by Raul de Frutos on DECEMBER 8, 2015
The December Aluminum MMI index fell 3% to 70 points, yet another all-time low.
Aluminum prices fell in November, although they held much better than other base metals such as copper or nickel. Still, three-month aluminum on the London Metal Exchange hit a new low at $1,432/mt. As with the rest of the base metals complex, a strong dollar is driving prices down.
In market news:
China Is Still Overproducing
According to the latest data, Chinese aluminum output has risen 18% on the year to date despite falling demand. This has led to a 14% increase in aluminum exports this year (to date). One of the reasons China doesn’t cut production is its smelters’ ability to withstand low international prices.
Recently, China’s government announced its plans to introduce more competition into its power sector that could potentially lower electricity prices there. Given that power makes up 40% of the cost of producing aluminum, Chinese smelters’ margins would significantly improve on lower electricity prices.
Chinese smelters this year already pressured domestic power companies to reduce electricity tariffs and some smelters have managed to reduce costs by 35%. In addition, energy prices keep falling. Crude oil, a good benchmark for energy prices fell yesterday near seven-year lows.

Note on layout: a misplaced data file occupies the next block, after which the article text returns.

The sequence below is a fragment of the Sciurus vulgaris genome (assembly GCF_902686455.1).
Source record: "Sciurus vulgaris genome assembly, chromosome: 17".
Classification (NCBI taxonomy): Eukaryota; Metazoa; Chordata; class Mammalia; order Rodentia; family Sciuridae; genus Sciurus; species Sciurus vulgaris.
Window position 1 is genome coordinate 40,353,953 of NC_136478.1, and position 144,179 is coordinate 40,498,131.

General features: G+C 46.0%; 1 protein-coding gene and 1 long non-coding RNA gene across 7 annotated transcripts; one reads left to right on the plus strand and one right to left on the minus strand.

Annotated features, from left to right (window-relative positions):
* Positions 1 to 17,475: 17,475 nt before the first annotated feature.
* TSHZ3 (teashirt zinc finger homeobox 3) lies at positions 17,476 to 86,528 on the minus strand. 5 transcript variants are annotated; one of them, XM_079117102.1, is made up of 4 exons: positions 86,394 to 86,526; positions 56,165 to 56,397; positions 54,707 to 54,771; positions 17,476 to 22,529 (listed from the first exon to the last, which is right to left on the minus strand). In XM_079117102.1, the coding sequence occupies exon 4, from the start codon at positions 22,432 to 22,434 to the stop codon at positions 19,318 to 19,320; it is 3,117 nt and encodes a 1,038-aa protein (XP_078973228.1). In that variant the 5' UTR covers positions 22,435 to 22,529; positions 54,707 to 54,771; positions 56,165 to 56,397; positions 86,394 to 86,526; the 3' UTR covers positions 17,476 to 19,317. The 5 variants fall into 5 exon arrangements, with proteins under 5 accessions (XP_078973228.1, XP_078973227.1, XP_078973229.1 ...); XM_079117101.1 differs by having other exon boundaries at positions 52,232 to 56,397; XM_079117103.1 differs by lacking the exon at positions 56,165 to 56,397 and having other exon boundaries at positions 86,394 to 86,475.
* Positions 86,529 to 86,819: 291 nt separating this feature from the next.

Rio Tinto Bets On Bauxite Prospects
While major companies are delaying new mines as prices slump, in November Rio Tinto Group approved a $1.9 billion bauxite project in northeastern Australia. The company is more optimistic than most, as it expects a rebound in demand in the short term, meaning the next three years. The mine is expected to open in 2019 with an annual production of 22.8 million metric tons of bauxite, the raw material that is used to make alumina, a key ingredient in the production of aluminum.
China To Buy Up Aluminum
It is said that China will stock up its aluminum reserves by buying 900,000 mt of aluminum at current prices to reduce the oversupply that has battered markets. This seems like a bad idea, just like Beijing’s poorly thought-through intervention in the stock market last summer when it stepped in to buy shares to prop up the domestic market.
Most likely, the actions will only produce a temporary price boost if anything. Also, it could be counterproductive as it might encourage mining companies to put off the needed production cuts, prolonging the market pain.
What This Means For Metal Buyers
Aluminum prices continue to trend lower. Current macro-drivers keep suggesting more market lows to come. China’s action to rebalance the market looks like a sign of desperation, suggesting that a sustainable price recovery is not around the corner.